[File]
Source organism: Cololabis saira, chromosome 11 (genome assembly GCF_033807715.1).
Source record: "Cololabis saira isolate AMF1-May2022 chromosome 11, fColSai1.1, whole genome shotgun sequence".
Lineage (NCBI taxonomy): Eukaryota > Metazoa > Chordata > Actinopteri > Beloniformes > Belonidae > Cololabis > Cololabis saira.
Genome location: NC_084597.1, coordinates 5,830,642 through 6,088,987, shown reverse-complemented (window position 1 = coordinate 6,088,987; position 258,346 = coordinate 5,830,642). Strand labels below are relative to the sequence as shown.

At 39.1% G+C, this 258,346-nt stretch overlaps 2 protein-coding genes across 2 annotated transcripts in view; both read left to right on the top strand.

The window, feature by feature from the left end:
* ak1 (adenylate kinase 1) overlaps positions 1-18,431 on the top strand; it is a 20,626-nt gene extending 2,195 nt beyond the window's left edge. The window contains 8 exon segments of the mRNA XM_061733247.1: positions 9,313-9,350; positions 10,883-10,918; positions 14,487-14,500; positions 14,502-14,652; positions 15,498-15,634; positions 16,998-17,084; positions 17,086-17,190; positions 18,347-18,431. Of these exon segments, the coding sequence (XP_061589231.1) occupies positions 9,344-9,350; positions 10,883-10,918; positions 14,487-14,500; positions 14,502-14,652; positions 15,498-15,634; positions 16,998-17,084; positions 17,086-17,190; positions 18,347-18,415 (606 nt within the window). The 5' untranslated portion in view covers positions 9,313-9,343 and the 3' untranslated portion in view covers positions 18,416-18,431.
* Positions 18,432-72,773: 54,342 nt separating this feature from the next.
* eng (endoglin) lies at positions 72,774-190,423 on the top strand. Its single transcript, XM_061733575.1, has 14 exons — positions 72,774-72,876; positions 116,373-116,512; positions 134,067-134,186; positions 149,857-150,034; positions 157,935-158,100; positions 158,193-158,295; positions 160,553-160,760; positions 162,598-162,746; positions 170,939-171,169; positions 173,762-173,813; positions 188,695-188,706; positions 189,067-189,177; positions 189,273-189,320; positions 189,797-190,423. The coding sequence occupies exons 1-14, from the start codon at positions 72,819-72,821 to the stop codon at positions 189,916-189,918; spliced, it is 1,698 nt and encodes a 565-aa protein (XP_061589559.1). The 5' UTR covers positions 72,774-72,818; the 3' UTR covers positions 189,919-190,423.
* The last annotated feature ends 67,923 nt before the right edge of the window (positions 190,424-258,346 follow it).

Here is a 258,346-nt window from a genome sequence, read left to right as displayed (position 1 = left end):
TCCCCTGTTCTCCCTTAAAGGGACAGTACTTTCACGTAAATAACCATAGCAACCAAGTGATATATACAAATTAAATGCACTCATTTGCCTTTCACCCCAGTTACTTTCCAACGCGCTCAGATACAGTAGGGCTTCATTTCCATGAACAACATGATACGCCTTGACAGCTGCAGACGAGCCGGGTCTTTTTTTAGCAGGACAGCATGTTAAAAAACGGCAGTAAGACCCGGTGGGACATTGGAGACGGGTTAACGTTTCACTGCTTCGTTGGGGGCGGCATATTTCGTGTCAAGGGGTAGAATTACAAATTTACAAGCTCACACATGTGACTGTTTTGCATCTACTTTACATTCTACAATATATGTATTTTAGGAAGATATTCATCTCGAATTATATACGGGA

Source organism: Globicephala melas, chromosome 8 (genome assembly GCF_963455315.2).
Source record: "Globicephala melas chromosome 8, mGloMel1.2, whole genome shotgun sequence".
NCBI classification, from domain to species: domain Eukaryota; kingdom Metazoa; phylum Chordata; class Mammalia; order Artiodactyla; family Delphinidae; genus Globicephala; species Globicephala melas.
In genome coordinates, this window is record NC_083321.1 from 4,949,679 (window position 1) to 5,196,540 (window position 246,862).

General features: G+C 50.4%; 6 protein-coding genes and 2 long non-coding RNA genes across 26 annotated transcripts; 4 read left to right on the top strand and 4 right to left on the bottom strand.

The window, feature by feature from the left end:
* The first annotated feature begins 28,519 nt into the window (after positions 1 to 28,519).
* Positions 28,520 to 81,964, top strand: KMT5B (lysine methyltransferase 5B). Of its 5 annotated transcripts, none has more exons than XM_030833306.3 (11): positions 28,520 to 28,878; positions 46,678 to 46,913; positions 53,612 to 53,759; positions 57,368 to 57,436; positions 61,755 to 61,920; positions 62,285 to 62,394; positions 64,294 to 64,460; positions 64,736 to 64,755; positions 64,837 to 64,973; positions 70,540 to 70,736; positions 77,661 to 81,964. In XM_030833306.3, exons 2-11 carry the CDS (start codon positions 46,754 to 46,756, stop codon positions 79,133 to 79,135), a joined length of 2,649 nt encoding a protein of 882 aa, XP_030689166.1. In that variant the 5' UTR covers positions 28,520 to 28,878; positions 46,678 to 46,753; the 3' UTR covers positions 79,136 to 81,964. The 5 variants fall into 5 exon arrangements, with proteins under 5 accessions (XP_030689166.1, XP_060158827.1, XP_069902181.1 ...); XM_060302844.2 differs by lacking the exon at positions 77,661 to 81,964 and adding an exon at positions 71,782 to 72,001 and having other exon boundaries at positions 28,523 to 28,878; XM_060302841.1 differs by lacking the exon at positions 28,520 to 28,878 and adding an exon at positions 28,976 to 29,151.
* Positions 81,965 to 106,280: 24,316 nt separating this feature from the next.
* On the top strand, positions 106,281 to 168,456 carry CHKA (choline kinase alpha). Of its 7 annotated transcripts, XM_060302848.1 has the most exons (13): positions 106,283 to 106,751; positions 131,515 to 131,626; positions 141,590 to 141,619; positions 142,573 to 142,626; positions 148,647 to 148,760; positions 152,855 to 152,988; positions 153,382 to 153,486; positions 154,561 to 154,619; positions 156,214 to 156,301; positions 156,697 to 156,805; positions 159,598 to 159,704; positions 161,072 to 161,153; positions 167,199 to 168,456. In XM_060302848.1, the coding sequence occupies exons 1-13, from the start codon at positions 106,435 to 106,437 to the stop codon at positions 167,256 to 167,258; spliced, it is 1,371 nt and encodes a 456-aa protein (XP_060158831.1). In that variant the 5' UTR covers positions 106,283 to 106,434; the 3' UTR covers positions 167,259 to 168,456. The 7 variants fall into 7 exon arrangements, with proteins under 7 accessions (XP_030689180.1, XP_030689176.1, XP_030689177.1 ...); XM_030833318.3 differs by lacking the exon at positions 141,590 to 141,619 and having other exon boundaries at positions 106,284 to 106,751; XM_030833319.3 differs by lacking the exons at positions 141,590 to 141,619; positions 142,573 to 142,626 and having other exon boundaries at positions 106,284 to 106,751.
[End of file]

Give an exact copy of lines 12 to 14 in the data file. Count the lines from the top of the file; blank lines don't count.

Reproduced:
TCCCCTGTTCTCCCTTAAAGGGACAGTACTTTCACGTAAATAACCATAGCAACCAAGTGATATATACAAATTAAATGCACTCATTTGCCTTTCACCCCAGTTACTTTCCAACGCGCTCAGATACAGTAGGGCTTCATTTCCATGAACAACATGATACGCCTTGACAGCTGCAGACGAGCCGGGTCTTTTTTTAGCAGGACAGCATGTTAAAAAACGGCAGTAAGACCCGGTGGGACATTGGAGACGGGTTAACGTTTCACTGCTTCGTTGGGGGCGGCATATTTCGTGTCAAGGGGTAGAATTACAAATTTACAAGCTCACACATGTGACTGTTTTGCATCTACTTTACATTCTACAATATATGTATTTTAGGAAGATATTCATCTCGAATTATATACGGGA

Source organism: Globicephala melas, chromosome 8 (genome assembly GCF_963455315.2).
Source record: "Globicephala melas chromosome 8, mGloMel1.2, whole genome shotgun sequence".